I find it interesting to keep track of buzzwords in science. What exactly is a buzzword ? Here are some definitions from wikipedia:
A buzzword (also known as a fashion word or vogue word) is an idiom, often a neologism, commonly used in managerial, technical, administrative, and sometimes political environments.
Buzzwords appear ubiquitously but their actual meanings often remain unclear.
Buzzwords are typically intended to create the impression of knowledge for a wide audience.
Some of the buzzwords in science are used carve out sub fields of research, like systems biology, synthetic biology, comparative genomics, bioinformatics, metagenomics. What makes them more or less trendy ? The attention they are able to draw is (i guess) based on who is promoting them, the coverage they get in journals and probably more importantly the funding bodies perception of their relative importance. Ofcourse a well backed meme will be perceived as important, will receive more funding and the trend cycle kicks in. Then, the creation of a new buzzwords in science and ultimatly of new fields is very much dependent on marketing. Nothing new there, right?
On the other hand it is useful to be able to create some boxes around a couple of ideas and to build communities that can together work on a problem. These buzzwords help people to identify with each other as a part of the same community. Being forced to define the problems that the X-omics or X-biology faces helps us to tackle them, propouse new methods and to apply for grants. So, I think buzzwords are necessary to identify a group of related problems and to build communities around them.
What got this whole rant started ? :) A review by Eugene V Koonin entitled: "Evolutionary systems biology: links between gene evolution and function". I recently posted about my interest in the effect of mutation in biological systems so I am interested in this meme. Do we really need to call it "evolutionary systems biology" ? :)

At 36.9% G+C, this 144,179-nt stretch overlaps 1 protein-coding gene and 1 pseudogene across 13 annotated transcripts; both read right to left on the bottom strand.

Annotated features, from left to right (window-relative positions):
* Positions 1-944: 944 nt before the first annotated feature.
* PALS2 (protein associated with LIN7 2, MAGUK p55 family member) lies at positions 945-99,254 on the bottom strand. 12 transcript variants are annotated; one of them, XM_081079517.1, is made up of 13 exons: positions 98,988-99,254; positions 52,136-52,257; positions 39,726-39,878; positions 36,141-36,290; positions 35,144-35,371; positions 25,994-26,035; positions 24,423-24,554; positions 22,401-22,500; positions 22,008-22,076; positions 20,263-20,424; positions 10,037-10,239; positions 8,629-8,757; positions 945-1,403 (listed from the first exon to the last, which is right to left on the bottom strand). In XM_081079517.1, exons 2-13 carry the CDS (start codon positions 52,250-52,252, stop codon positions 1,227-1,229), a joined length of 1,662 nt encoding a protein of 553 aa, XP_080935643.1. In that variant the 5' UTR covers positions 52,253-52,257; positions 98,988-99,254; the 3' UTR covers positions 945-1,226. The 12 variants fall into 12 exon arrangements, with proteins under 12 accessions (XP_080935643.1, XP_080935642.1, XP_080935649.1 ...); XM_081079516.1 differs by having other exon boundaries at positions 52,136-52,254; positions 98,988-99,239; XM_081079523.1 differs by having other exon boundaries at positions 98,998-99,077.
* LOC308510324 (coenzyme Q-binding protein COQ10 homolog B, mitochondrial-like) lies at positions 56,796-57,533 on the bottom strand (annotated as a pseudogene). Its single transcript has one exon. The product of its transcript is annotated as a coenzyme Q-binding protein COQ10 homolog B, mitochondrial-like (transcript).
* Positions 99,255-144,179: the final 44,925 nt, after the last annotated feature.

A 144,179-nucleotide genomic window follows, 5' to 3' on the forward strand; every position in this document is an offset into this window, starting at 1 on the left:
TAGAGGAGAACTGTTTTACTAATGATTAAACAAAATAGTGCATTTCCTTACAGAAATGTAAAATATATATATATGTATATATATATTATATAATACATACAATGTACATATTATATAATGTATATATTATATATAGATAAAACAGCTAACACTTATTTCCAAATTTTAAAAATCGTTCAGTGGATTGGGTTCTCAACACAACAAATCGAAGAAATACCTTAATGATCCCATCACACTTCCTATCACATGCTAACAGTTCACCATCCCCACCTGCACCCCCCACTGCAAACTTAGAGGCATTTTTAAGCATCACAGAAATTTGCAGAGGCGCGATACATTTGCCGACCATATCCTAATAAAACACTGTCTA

Anyway, some facts about it.
I think it was first proposed as a field in a paper in April 2005: "Genomes, phylogeny, and evolutionary systems biology". At this time there are 704 hits in Google (one more after they crawl this post) and 6 papers in pubmed. Three of these are just because the CNIO has an "Evolutionary systems biology Initiative" in the Structural and Computational Biology Program.
There are at least 8 groups or people supporting the meme in their research interests or even in the name of the group.
There is one poster with this buzzword in the title in ICSB-2006, that is starting tomorrow.
What is it about ?
"To understand molecular evolution and gene regulation on the scale of complete genomes and biological systems."
"Evolutionary constraints on the trajectories are reflected at the molecular level, and can be probed by a number of techniques including biochemistry and comparative analysis of extant successful protein sequences. These constraints should also be reflected at higher levels of organization in biological systems, such as biochemical pathways. Integrating information across these levels of organization is critical for understanding the evolution of biological systems."
I'll probably check back on this in some time.